Lastly, cookies rule! Good thing I brought some. I’ll need them for the long ride home.


Cookies, of course, are good both on and off the bike. You might want to go get some to munch on as you enjoy Anna Redding‘s interview of Christina herself!

Anna Redding’s Interview of Christina Uss

The Adventures of a Girl Called Bicycle launches today and I have to say I was charmed THROUGH and THROUGH by this amazing middle-grade novel. And you will be, too. It’s one of those stories, the world is so richly drawn, the characters so lovingly crafted… that they come to live with you forever. You just find yourself thinking about these characters, their lives, long after you have read the last line.

I am so thrilled to be able to have a conversation with author Christa Uss about her novel, The Adventures of a Girl Called Bicycle.

Anna–  I want to start with a couple of questions about craft. From the first sentence of The Adventures of a Girl Called Bicycle, I was swept away. Your world building and character development are so complete and rich, and yet effortlessly falls off the page. And into that, you’ve worked in marvelous pacing and tension. (Readers, I’m not kidding, wait until you open this book, better have a comfy seat!) I’m curious about your process. Was this book inside of you and developed that way? Was the conscious effort? Please, give us fellow writers some insight!

Christina –  This book literally began with its title. My husband was commenting on how I was doing a lot of freelance writing about bicycling while also reading all these books from my childhood when I wanted to relax, and he said, “Someday, you’re going to write a children’s book.” And I said, “Oh yeah? What will that book be?” And he replied, “It’ll be called The Adventures of a Girl Called Bicycle.” I leapt out of my chair and said, “YES. I AM going to write that book. Why is she called Bicycle? What adventures does she have? I think she rides her bike across the United States.” And I ran upstairs and the story started pouring out of me. (This was before I had my twins, so I could write on a whim instead of having to schedule and protect writing time like I do now.) I wrote nearly every day for weeks, and edited for months. It was so much fun to dive into this universe that was balanced somewhere between reality and the way I wish reality was and ask my characters What Happens Next? And they always had an answer for me.

Anna–  Authenticity is an important aspect of any writing and it’s clear that you have some experience cycling! Was it fun to bring your own experiences into the book? And how do you mine your own experience to inform your writing?

Christina –   It was THE BEST to bring in my own experiences riding a bike across the United States into the story. I felt completely confident that everything I was writing about cycling was as true as I could make it – the thrills, the exhaustion, the chasing dogs, and especially the unstoppable kindness of people towards a two-wheeled traveler who shows up on their doorsteps. I faithfully kept journals from the two times I rode across the country (first east-to-west, then north-to-south), plus during my years working as an adventure tour guide all over the U.S., and I frequently went back to those journal entries to make sure I was capturing what I’d really felt, heard, seen, smelled, and tasted on my own journeys. 

Anna–  Reading The Adventures of a Girl Called Bicycle, I felt constantly surprised which is a rare gift for readers…surprise. Thinking about that, part of the surprise is the sweetness between your cast of characters, and unlikely friendships. There is a real love that comes through the pages of this book and fills you up as you are reading, even though there is still tension, even though we are marching forward. How did you do that?! Where does that come from?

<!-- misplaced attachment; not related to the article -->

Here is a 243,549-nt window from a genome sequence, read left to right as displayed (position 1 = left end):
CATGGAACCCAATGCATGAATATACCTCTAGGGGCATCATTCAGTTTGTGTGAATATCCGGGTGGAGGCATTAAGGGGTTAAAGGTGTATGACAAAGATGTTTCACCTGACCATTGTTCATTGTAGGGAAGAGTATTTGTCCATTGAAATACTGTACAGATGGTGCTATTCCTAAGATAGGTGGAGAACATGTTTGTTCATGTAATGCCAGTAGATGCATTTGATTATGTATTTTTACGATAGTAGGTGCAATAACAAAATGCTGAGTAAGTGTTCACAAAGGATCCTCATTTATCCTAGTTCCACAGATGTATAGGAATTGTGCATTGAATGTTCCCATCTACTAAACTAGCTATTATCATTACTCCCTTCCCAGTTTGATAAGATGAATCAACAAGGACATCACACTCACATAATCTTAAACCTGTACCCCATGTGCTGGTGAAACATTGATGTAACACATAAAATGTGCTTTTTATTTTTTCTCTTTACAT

Christina –  Awww, I love that you said this. I certainly hope kids feel the sweetness. Traveling by bike endlessly renews my faith in humanity. I and many other long-distance cycling friends experience so much surprising generosity whenever we pedal into the unknown – people giving us sandwiches! fresh peaches! cookies! ice-cold lemonade in the desert! a place to sleep! a place to shower! letting us borrow a car to watch fireworks! giving us lifts to the emergency room!  – finding those connections time and time again never stops being magical.  I wanted to communicate to kids that when you meet people face-to-face, especially if you’re perched on the seat of a bike, their first instinct is to help you. 

Anna– And on riding! Bicycle’s packing list for her backpack shows us what’s most important to her, the must-have’s before a top-secret cross country journey. What would you put in your own pack?

Christina –  Oooooh. My favorite riding clothes made out of space-age fabric that keep me warm even when I’m wet, as many snacks as I could cram in including lots of Trader Joe’s crunchy peanut butter and a big ol’ spoon, a credit card, maps from the Adventure Cycling Association, a book of Rumi poetry, and a nice thick journal and a pen. And postcard stamps. I would not bring a phone – I’d stop at libraries and email home when I could!

Anna–  I think the idea of having the freedom to find your own destiny, your own identity, and your own friends is so powerful. Has there been a moment in your own cycling where you touched that, an experience, a chance meeting, a decision that really formed you?

Christina –   I moved away from my home when I was eleven due to my dad changing jobs. (I remember telling my parents I wasn’t going to move with them, I was going to live with my best friend and sleep on her family’s couch for the rest of my life instead. Somehow, that plan didn’t materialize.) When I went in to the first day at my new school, the teacher showed me a seat next to a nice-looking girl with very long hair and said, “Nancy, you be Christina’s friend, all right?” And Nancy did just that – she not only became my instant friend, she made sure all of her friends became my instant friends as well. We’re still friends to this day. Something about that convinced me that if you’re open to the possibility, friendships can happen anywhere, anytime, with anyone –  it it’s one of the beautiful mysteries of life.